Sean Callow, Research Analyst at Westpac, noted previously that US President Trump’s dismay that stock markets were selling off despite assorted good news on the US economy and suggests that he should be in a much better mood this week, with Wed’s 1.3% rise in the S&P 500 its 4th straight gain. Yet Wed’s price action might be the most puzzling of all, he further adds.
“The most common “explanation” for the first sharp equity decline this year (-2.1% on 2 Feb) was that it was in response to the pickup in wages in the Jan employment report. Average hourly earnings rose to 2.9%yr, the fastest pace since 2009. The 10 year T-note yield closed above 2.80% for the first time since Jan 2014.”
“This seemed to provide fuel for a substantial further step higher in yields along the curve, a traditional threat to equity valuations after nearly a decade of extremely low yields. Equities tumbled and the US dollar gained on improved yield differentials. This week there was intense market focus on Jan CPI. Again it was another upside surprise to reinforce the narrative that inflation is finally returning.”
“Yields duly rose again and sustained the rise. But after an initial pop higher, the US dollar finished the day down against all G10 currencies. This dismal price action is very hard to ignore. Near term it seems the pressure will remain on the US dollar despite higher interest rates.”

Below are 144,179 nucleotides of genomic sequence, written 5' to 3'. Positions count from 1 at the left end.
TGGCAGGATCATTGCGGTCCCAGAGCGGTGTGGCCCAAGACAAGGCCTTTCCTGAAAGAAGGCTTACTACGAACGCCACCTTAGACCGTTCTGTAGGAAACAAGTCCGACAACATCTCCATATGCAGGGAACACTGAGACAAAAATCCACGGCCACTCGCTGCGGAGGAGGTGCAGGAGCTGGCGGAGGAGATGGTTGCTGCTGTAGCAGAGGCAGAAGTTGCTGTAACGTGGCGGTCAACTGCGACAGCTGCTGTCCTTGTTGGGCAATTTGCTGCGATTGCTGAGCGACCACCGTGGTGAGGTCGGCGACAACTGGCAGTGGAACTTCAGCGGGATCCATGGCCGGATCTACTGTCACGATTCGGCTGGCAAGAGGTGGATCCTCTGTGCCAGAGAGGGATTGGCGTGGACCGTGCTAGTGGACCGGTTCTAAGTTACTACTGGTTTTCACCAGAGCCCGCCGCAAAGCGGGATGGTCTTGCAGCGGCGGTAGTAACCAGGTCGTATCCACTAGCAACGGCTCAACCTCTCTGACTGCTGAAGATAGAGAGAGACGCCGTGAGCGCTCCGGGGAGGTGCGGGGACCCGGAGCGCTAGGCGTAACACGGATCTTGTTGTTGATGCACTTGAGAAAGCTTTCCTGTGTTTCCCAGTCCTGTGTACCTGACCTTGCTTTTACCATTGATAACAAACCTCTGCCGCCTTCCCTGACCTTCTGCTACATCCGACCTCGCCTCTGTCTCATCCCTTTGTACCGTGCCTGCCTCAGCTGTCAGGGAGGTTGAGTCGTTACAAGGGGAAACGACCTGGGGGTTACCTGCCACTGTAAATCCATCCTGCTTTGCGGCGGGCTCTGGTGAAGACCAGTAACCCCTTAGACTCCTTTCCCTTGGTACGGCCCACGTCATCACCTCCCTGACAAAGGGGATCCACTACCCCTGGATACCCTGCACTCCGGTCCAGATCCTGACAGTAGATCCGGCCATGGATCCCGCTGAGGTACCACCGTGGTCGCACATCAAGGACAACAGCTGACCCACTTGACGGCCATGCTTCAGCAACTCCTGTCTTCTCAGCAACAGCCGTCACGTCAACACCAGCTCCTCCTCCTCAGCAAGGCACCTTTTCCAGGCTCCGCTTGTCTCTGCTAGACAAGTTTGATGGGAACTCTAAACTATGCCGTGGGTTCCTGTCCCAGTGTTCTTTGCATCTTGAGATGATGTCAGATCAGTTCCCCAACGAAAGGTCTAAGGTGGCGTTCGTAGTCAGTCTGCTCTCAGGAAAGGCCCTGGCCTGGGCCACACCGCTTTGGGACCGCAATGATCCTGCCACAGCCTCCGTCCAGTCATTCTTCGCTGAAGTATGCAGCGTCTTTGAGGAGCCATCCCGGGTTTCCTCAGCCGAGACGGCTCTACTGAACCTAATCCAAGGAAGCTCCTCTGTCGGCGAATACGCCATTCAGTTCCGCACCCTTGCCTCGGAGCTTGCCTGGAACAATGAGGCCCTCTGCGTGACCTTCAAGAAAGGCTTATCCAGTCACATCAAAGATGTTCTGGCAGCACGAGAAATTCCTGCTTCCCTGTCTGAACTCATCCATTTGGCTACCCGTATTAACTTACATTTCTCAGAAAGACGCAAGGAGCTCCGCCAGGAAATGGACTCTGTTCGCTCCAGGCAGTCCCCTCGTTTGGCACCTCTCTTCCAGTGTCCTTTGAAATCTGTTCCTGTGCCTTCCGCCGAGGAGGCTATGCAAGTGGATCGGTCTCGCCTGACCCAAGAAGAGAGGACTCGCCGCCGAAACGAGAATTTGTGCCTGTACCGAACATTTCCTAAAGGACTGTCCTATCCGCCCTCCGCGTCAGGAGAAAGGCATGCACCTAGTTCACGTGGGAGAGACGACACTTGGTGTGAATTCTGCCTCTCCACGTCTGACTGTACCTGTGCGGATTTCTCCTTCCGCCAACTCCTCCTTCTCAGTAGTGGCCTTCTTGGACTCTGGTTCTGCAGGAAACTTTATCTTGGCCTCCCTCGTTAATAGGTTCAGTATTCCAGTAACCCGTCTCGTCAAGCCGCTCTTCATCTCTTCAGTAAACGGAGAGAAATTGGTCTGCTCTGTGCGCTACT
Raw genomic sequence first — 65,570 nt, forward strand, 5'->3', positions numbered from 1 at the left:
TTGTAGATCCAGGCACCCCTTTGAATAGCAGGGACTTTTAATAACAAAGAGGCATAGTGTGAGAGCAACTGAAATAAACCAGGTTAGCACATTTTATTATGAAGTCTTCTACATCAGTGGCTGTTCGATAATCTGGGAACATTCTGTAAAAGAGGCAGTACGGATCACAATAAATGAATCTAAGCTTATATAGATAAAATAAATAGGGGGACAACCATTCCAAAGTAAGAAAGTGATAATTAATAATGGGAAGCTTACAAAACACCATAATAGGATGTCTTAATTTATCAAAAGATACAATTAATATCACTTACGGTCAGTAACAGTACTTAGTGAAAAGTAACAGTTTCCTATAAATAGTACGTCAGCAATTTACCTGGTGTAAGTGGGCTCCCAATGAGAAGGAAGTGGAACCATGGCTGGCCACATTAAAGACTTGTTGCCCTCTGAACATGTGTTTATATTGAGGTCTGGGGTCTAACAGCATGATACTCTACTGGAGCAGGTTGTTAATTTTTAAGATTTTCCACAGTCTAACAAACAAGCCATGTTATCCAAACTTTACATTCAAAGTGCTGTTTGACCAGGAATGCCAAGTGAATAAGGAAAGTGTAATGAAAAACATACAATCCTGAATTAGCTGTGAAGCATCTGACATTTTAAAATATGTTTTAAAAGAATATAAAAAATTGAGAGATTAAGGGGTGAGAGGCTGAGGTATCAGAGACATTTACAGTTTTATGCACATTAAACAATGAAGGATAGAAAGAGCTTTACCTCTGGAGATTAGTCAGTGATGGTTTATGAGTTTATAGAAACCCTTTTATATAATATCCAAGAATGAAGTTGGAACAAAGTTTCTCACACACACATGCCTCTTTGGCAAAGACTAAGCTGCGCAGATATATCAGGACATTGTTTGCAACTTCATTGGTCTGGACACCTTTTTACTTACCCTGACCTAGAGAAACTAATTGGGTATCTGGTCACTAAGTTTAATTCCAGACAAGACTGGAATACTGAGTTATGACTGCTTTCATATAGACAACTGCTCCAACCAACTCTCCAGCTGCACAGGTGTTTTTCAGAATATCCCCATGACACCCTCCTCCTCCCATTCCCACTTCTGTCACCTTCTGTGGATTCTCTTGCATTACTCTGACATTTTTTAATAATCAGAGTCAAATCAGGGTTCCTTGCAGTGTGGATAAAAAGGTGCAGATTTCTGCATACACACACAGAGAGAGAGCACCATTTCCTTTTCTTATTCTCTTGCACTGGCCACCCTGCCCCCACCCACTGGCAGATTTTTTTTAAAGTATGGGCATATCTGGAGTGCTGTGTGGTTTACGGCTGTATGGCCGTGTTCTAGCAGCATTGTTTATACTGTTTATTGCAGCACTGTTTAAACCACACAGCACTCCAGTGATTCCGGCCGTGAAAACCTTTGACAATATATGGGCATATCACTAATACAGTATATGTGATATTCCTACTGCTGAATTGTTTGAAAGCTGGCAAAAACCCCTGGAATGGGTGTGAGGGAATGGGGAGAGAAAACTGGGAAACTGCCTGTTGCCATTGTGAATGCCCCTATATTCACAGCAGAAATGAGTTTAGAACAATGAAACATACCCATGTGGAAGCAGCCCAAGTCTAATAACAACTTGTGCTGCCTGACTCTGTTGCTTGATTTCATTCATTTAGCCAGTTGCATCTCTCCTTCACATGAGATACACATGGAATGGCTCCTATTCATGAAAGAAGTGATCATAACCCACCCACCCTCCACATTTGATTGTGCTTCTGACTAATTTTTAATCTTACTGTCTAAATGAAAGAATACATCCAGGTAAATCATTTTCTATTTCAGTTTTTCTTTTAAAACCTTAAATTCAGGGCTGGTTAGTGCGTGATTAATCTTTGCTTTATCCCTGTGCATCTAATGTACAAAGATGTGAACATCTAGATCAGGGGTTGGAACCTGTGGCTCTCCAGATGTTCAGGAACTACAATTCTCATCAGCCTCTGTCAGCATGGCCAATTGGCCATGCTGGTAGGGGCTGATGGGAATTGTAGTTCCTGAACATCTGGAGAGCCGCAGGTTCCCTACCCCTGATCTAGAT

“It may be significant that the biggest US yield moves are not at the short end (+66bp priced in for Fed tightening this year) but the long end – treasuries with 10 and 30 year maturities. As the chart shows, the tax cut package in 2017 and the spending deal in 2018 will mean rapid accumulation of debt.”
“Loose fiscal policy in response to recession can be very supportive for USD (see e.g. Reagan’s first term). But when it threatens to stoke inflation and sets an unsustainable path, we can see why some investors would need the dollar to cheapen up to finance those deficits.”
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